Then the kids have streaming options and a huge backlog. They can keep watching Spiderman media, not even reading, or listening to Taylor Swift instead of dealing with the potentially uncomfortable. It sounds dumb, but they aren’t going to be bored enough to be forced to read a book.

    Standardized testing is a disaster, or directly linking testing to funding.

    Reply
    1. Mikel

      One day, the ability to read long texts and comprehend them, based on an internalized body of knowledge, may be considered a superpower.

      Reply
      1. bobert

        A friend teaches middle school in Philly. He says he has students who are deficient in their phonics but who continue to move to the next grade for “cultural reasons”. The solution? Have the middle school teachers teach phonics while simultaneously attempting to teach them reading comprehension. This doesn’t even include the students who don’t speak English as a first language. One administrator warned the teachers that the “COVID excuse” for poor student performance will not be accepted come test time.

        Reply
    2. earthling

      Just started a course where the text is an ancient one saved as a pdf (great), but the Lessons are stupid slide shows on google docs, which you can’t download, but ‘you can save if you have google’, in other words, yet another way to force us into google’s surveillance system.

      Reply
    3. Deltron

      At the beginning of the article, the author seems to conflate the banning of certain books with the deprivation of access to physical books when the two are different. The banning of books (e.g., Maus) is a banning of certain thoughts and points-of-view regardless of the medium. The deprivation of access to physical books is more related to the Google-ification of the education system.

      Elementary school children now have Chromebooks for learning English and reading assignments, not physical books which are going by the wayside (in the education system). My 5-year old daughter was given a Chromebook in her pre-K class at the elementary school, who asked parents to pay an insurance policy in case the Chromebook is damaged. I wrote the school and asked that they not issue a Chromebook to my 5 year-old, and I would not be paying insurance. It’s absurd. I haven’t had time to investigate, but I wonder if it’s Google pushing the Chromebooks onto schools (or state education policymakers), or if it’s the school board seeking them as a panacea or status symbol or something else…perhaps both. I question whether they’ve put thought into the repercussions.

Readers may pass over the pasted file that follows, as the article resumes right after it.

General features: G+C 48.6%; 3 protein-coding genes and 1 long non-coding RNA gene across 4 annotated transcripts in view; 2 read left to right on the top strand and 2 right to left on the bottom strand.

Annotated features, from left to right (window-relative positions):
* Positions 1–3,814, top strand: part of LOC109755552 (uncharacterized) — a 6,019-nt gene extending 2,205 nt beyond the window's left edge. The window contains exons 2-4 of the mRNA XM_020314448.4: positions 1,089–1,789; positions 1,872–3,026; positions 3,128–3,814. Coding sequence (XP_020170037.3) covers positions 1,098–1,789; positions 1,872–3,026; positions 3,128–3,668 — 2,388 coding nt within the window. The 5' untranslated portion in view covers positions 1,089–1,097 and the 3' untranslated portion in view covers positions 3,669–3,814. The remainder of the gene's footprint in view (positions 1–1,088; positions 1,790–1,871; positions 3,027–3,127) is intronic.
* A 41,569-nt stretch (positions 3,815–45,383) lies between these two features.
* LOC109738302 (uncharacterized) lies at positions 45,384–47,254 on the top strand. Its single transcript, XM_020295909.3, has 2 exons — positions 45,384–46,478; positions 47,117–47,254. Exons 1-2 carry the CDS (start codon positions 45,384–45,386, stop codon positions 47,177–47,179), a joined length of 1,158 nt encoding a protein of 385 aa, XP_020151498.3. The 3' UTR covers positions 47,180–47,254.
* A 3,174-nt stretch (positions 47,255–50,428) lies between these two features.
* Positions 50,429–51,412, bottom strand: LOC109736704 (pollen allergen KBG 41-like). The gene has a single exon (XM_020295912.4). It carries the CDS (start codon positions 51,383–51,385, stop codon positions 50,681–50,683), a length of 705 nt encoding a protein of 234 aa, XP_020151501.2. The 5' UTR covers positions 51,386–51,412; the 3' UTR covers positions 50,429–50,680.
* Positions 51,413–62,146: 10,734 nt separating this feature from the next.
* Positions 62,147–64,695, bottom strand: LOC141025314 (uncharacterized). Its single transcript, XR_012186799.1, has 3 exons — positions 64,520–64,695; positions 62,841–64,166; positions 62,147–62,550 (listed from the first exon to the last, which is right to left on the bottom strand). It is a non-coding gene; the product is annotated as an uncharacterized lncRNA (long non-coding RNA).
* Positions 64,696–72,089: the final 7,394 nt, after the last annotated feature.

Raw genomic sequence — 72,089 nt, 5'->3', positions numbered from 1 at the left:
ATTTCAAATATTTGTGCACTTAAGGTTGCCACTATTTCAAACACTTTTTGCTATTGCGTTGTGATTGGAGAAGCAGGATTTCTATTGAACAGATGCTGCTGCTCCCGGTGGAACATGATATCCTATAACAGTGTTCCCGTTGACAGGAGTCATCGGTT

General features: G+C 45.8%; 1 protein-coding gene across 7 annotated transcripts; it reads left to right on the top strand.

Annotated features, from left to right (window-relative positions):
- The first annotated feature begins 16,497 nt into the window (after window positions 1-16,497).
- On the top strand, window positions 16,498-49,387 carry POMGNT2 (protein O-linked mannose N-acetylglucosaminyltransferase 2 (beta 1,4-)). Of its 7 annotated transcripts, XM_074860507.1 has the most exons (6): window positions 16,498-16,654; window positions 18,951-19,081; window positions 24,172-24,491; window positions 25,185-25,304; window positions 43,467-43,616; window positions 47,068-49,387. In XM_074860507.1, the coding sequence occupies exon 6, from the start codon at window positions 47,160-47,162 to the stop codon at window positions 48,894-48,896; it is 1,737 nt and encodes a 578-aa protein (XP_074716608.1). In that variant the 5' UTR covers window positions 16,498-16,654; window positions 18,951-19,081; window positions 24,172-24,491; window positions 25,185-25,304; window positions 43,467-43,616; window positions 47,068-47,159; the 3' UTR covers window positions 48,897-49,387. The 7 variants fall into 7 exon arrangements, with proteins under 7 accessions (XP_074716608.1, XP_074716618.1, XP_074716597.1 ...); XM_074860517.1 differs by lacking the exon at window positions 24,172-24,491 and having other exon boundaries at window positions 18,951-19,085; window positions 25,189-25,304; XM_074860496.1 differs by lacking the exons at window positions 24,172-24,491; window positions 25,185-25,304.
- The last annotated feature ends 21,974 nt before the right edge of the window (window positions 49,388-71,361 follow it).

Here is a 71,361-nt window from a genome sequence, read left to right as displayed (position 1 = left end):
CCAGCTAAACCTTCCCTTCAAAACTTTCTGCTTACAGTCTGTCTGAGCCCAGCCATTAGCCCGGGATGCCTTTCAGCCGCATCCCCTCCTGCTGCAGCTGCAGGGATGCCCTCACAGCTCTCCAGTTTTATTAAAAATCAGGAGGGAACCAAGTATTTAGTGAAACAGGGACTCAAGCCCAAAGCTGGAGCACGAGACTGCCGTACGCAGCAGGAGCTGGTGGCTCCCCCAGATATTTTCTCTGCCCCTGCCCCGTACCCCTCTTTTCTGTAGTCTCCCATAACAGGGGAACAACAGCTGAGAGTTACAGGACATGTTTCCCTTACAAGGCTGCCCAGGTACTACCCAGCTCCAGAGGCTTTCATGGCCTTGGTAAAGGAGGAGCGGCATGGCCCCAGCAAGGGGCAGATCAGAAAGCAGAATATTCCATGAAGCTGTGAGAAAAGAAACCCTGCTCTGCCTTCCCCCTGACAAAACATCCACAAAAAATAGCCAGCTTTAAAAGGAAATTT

Reply
  15. The Rev Kev

    “The Loss of Things I Took for Granted”

    Ten pages? That is woeful that. I got an idea. Get a large grouping of those students in a lecture hall and inform them that they are about to watch a two hour video and that they will need to concentrate. Tell them that they want their analysis after the video is over. Close the doors, turn on the Carlson – Putin interview and then turn on the mobile phone jammer.

    Reply
    1. cfraenkel

      More than that – it’s talking about events in 2016. That’s the point. Crypto was always a bezzle, and the smart people in the room always knew it was a bezzle.

      Reply
    2. ArvidMartensen

      Origins of Bitcoin and resulting Blockchain hoo-haa have never been disclosed.
      As Putin said, look for motivation and capability. So, a central bank or a friend of a central bank. In the West. Perhaps one that controls the rest.

      Reply
  16. lyman alpha blob

    RE: owls

    If you are on the Portland ME area, you can see Minerva flying at dusk daily right now. There is a little eastern screech owl living in a hole in a tree in a public park and it’s been drawing a small crowd at dusk every day for the past week or two. Definitely worth going to see! Details here: https://ebird.org/alert/summary?sid=SN36709

    Reply
  17. Wukchumni

    HOUSTON (AP) — A woman in a trenchcoat opened fire with a long gun Sunday inside celebrity pastor Joel Osteen’s megachurch in Texas, sending worshippers rushing to find safety while two off-duty officers confronted and killed the shooter. Two other people were shot and injured, including a 5-year-old boy who was in critical condition.
    ~~~~~~~~~~~~~~~

    So far in our thoughts & prayers after yet another mass shooting spree, its almost always a male who done the deed, methinks we’ve turned a corner with this latest assailantrix~

    Reply
    1. Mark Gisleson

      The resolution was interesting. So if you go to mega-church services it’s typical that some of your fellow congregants are packing heat? This was California not Texas! Coincidence or were these off-duty officers volunteer ushers with security responsibilities?

      Reply
      1. Wukchumni

        We in Cali don’t do wet heat-we’d wilt in Houston, where the megachurch near massacre went down

        It’s kind of right in line with the 6,737 (Atl leads all comers with 488 confiscations) guns being confiscated at airports in 2023, you’d think you’d do a mental checklist of things not to bring (full disclosure: the bastards got my mini Leatherman when I foolishly attempted to bring it aloft 20 years ago) and guns are a pretty easy thing to remember not to bring you’d think. As an added bonus for Walter ‘Mitty’ Sobchaks going par avian, you lose your gat.

        I know a few 16/7 armed & dangerous types (must be hard to sleep those 8 hours knowing how vulnerable you are during REM) and there must be scads of them now.